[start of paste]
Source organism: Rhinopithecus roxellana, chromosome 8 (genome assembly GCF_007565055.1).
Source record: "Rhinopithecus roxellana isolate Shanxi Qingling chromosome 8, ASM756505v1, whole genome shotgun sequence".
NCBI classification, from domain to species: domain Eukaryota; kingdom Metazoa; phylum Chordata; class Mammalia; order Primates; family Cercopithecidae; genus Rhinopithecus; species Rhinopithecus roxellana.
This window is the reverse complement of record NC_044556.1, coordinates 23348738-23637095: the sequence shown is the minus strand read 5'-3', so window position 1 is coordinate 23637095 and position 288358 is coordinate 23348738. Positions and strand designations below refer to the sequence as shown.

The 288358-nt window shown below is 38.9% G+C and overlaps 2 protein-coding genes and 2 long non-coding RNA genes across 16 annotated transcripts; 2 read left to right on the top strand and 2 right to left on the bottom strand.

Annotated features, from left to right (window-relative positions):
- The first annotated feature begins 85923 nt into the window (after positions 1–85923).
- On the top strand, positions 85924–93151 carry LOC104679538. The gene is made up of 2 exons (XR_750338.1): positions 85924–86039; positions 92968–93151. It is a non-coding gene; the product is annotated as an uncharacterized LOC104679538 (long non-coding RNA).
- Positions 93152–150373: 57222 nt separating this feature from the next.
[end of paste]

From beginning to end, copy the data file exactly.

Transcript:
Source organism: Rhinopithecus roxellana, chromosome 8 (genome assembly GCF_007565055.1).
Source record: "Rhinopithecus roxellana isolate Shanxi Qingling chromosome 8, ASM756505v1, whole genome shotgun sequence".
NCBI classification, from domain to species: domain Eukaryota; kingdom Metazoa; phylum Chordata; class Mammalia; order Primates; family Cercopithecidae; genus Rhinopithecus; species Rhinopithecus roxellana.
This window is the reverse complement of record NC_044556.1, coordinates 23348738-23637095: the sequence shown is the minus strand read 5'-3', so window position 1 is coordinate 23637095 and position 288358 is coordinate 23348738. Positions and strand designations below refer to the sequence as shown.

The 288358-nt window shown below is 38.9% G+C and overlaps 2 protein-coding genes and 2 long non-coding RNA genes across 16 annotated transcripts; 2 read left to right on the top strand and 2 right to left on the bottom strand.

Annotated features, from left to right (window-relative positions):
- The first annotated feature begins 85923 nt into the window (after positions 1–85923).
- On the top strand, positions 85924–93151 carry LOC104679538. The gene is made up of 2 exons (XR_750338.1): positions 85924–86039; positions 92968–93151. It is a non-coding gene; the product is annotated as an uncharacterized LOC104679538 (long non-coding RNA).
- Positions 93152–150373: 57222 nt separating this feature from the next.